The second challenge is that VWOs are increasingly finding it difficult to hire and to retain skilled manpower due to the sheer salary gap between hospitals and the VWO sector. While altruism and working for job satisfaction have been the traditional motivations for employees, the growth of hospital sectors brings these motivations into question.
Intergenerational support is a key pillar in Singapore’s approach to managing an ageing population and refers to support provided by children to their parents. There are four major types of support: Financial, material, time, and emotional. Material support refers to receiving daily essential items such as food and clothes. Time support refers to household help, mobility help, and physical care help. In a 2011 nationwide survey, 75 per cent of the elderly respondents received financial support. In addition, women are more likely to receive and to provide financial support. Critically, 18 per cent of the respondents did not receive any financial support from their children. The proportion of elderly receiving other forms of support is much lower: For example, only 30 per cent received time support.
On the policy front, the government has introduced several measures to encourage stronger family ties and support. These include public housing grants for children applying to live near their parents, tax rebates for children looking after their aged parents, and priority for married children to live with or near their parents.
(Research) gaps: It is heartening to note that the elderly continue to receive various forms of support from their children. However, it needs to be pointed out that the proportion of elderly receiving financial support declined from 91 per cent in 1995 to 75 per cent in 2011. The proportion receiving non-financial support is low too. Given that Singapore’s policies heavily favour family as the first line of support, these are worrying facts. Policies that allow for better work-life balance may thus be necessary to enable families to better support their elderly parents.
Amongst the three major ethnic groups, the lack of emotional support among the Chinese compared to the Malays and Indians warrant further research. This is because previous research has suggested that despite high co-residence rates, many elderly Singaporeans still feel lonely, and that this loneliness was associated with all-cause mortality.
Conclusion and recommendations
This brief report sought to outline and critically review four key aspects of health and ageing in Singapore. Living in a rich nation which has solid infrastructure in place, the elderly are provided with some financial assistance to help meet their needs. While individual responsibility and family-community support has guided Singapore’s approach towards ageing, there are limitations.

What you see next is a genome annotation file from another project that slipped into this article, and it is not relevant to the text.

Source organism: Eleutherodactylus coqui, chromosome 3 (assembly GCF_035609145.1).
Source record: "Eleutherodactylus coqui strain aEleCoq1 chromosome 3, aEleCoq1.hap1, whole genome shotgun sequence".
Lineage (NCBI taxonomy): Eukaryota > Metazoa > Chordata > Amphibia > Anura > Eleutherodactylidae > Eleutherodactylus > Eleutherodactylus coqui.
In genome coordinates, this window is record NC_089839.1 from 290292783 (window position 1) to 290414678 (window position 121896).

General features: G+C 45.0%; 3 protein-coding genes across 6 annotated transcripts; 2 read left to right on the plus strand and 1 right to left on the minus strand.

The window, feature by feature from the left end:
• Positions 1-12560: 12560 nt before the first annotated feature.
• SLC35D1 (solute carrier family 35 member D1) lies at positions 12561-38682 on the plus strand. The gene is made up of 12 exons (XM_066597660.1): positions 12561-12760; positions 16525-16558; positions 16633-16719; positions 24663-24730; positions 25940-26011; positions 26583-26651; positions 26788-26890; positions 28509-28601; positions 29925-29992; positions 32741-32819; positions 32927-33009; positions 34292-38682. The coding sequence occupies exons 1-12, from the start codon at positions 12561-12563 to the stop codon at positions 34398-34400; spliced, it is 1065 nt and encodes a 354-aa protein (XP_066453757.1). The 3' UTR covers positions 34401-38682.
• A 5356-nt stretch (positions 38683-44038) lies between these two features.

While the Singapore government’s efforts to enhance the built environment must be commended, there is still room for improvement. A 2019 cross-sectional study in Japan, another ageing Asian country, showed that walkability of an environment was not positively associated with overall moderate-to-vigorous physical activity. The reverse was in fact true. This begs the question: While current approaches in Singapore may be favourable, could making the environment slightly less walkable actually improve certain health behaviours such as physical activity?
In addition, policymakers may want to research the changing dynamics of intergenerational support to inform the design of relevant interventions. For example, there have been increasing female participation in the workforce. Considering that men have been traditional breadwinners, this means that there may be less time available for adults to be caring for their parents. Investigating how decreased time might impact caregiving would be informative.
With healthcare financing, there needs to be more valid ways of means testing. Total financial capability is assessed based on a combination of wealth and income. This means that there are many elderly Singaporeans who are wealthy because they owm properties which have appreciated over the years, but are in reality poor due to little savings and limited allowances from their children. And for long-term care, the government might want to consider providing more direct financial support to the VWOs to aid them in their manpower challenge. Having more inclusive subsidies would also go a long way in ensuring equity, efficiency and effectiveness of care.
Finally, an overarching area worth exploring would be comparative studies across Asia. Given the ageing trajectory and similarities in sociocultural and economic factors across these countries, such studies may help Singapore develop standardised measures and approaches in ageing policy. For instance, Malaysia is also a multi-ethnic country that acknowledges the importance of going beyond ethnicity in intergenerational programmes. However, socioeconomic inequalities exist between ethnic groups in these two countries. Therefore, it might be worthwhile to understand how both countries approach these differences in the context of population ageing.
Chow Zi Siong is a public health researcher. His interests lie in the social drivers of health, obesity, mental health, and statistics. The views expressed in this article are the author’s own and do not represent the organisation he is working for.